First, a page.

"Well… Now it's just the same on both sides, you know, trying to direct puck to the corner with the other blocker."

Is playing with Victoria the first step to you coming back to the NHL?

"I wouldn't call this the first step because the first step was a long time ago, you know, over a year ago. The first step was just the first one. My ultimate goal will be getting back to the NHL."

And how has that progression been so far?

"I've been able to attain all of the goals the doctors have set out for me, so I mean I'm pleased with the way things have gone so far. This is sort of just a tryout period for me to see how things are going to go [playing with the injury]."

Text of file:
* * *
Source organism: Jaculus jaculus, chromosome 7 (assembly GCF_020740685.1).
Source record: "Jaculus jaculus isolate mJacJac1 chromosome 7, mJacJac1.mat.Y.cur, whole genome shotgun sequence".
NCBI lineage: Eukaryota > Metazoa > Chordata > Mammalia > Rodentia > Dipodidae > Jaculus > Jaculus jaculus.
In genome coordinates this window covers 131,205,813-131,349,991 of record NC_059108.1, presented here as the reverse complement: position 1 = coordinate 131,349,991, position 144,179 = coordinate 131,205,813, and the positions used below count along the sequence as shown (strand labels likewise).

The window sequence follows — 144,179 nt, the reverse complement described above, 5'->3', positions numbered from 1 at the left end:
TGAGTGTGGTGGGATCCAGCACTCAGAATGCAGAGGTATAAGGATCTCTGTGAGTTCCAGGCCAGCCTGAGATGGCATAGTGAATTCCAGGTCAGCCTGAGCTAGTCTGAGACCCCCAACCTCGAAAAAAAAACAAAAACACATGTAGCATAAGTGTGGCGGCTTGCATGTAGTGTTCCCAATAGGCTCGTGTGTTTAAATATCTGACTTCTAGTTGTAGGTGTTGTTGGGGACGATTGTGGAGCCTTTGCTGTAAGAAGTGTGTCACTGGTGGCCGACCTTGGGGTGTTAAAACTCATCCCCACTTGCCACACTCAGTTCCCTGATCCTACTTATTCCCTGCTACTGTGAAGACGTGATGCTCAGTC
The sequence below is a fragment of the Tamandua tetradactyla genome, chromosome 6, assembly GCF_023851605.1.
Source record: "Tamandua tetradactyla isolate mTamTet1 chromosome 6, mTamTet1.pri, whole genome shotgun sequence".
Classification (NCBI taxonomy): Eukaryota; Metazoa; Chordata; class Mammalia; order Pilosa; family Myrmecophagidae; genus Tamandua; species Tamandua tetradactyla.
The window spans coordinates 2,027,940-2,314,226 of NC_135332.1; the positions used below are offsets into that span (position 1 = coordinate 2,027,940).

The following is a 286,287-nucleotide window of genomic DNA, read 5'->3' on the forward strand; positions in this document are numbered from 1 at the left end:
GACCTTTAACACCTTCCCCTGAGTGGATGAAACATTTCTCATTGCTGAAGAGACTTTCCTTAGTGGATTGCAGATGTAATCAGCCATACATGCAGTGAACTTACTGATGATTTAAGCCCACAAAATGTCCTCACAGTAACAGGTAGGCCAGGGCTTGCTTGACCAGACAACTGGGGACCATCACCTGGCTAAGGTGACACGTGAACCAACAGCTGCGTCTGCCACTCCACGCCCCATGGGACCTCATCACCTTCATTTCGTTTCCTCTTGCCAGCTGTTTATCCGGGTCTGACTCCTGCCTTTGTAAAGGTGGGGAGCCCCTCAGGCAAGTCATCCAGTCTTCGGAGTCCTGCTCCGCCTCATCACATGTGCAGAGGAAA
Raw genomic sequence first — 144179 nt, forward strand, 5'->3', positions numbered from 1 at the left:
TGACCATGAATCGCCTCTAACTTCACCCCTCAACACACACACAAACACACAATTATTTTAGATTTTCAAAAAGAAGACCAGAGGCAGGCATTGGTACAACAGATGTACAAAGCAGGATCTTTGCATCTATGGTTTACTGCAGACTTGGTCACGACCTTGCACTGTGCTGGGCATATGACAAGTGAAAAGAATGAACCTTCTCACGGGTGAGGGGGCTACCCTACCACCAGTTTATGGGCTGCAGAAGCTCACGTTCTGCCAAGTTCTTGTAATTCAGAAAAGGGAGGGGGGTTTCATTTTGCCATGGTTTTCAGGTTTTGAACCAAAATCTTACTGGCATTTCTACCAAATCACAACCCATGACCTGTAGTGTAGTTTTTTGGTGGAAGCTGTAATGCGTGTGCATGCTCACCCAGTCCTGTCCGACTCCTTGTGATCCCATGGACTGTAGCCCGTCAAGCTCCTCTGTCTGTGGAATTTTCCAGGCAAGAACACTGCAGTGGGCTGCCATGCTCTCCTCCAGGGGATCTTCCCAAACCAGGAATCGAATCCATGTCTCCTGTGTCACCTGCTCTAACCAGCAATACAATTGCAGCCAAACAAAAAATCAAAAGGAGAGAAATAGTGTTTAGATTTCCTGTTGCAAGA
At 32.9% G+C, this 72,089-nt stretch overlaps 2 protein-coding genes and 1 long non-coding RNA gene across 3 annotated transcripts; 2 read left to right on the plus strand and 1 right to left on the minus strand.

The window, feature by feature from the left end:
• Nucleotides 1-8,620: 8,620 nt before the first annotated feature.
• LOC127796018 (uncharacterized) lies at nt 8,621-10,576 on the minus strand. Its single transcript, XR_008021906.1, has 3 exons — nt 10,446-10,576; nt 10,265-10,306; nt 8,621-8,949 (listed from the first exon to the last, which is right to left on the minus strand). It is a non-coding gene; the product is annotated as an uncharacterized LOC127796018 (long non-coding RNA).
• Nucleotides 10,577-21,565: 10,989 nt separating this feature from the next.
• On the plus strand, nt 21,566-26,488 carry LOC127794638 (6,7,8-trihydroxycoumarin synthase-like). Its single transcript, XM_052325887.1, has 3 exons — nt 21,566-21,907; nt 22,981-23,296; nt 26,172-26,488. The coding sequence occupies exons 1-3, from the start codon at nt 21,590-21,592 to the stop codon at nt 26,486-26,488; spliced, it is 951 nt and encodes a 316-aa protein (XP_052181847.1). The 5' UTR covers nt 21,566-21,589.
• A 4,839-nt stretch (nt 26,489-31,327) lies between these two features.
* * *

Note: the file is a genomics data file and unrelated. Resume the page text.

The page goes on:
Are there insurance issues to think about?

"I've got some insurance issues. I've got a timeframe where I can make a decision to do this or not."

And what is that timeframe? When do you have to decide by?


"I don’t really want to say exactly, but when it comes I’ll let you know."

You called this a tryout period, but should the lockout continue, you’re going to play with Victoria for the rest of the year?

"Well, yea, I've signed a full contract, and I'm available whenever [Salmon Kings head coach] Brian Maxwell wants to put me in."

Has it been a frustrating process getting back to playing again (Dan went a year without getting on the ice and hadn’t played in a game in nearly two years)?

"Anytime you have that kind of injury you're not able to recover from it fully, and no amount of hardwork is going to make it better, it’s frustrating. The only thing I can do is direct my hard work into the areas where I can improve, you know my skating, my strength, my upper body- all the areas that aren't affected by the injury."